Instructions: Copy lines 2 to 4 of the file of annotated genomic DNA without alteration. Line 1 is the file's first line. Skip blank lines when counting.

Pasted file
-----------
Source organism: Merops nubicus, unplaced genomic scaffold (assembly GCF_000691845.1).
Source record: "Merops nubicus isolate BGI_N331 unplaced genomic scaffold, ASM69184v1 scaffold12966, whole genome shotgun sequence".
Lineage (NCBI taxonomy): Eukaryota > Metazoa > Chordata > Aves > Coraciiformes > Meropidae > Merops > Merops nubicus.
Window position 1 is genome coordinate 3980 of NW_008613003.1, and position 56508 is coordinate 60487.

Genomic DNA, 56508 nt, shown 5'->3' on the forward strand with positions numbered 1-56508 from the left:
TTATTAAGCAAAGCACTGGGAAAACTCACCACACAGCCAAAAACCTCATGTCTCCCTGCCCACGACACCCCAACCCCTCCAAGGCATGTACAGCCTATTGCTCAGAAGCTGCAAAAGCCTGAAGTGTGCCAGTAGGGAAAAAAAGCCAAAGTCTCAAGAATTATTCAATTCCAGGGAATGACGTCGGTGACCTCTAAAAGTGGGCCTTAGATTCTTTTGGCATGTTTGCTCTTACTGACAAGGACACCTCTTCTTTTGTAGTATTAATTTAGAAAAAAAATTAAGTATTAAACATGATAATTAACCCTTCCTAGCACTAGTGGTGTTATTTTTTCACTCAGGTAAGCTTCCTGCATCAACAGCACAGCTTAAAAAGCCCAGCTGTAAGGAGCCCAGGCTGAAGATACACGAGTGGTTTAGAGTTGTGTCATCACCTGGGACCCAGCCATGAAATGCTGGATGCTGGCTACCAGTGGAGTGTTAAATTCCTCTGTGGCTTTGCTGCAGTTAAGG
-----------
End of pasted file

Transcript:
Source record: "Merops nubicus isolate BGI_N331 unplaced genomic scaffold, ASM69184v1 scaffold12966, whole genome shotgun sequence".
Lineage (NCBI taxonomy): Eukaryota > Metazoa > Chordata > Aves > Coraciiformes > Meropidae > Merops > Merops nubicus.
Window position 1 is genome coordinate 3980 of NW_008613003.1, and position 56508 is coordinate 60487.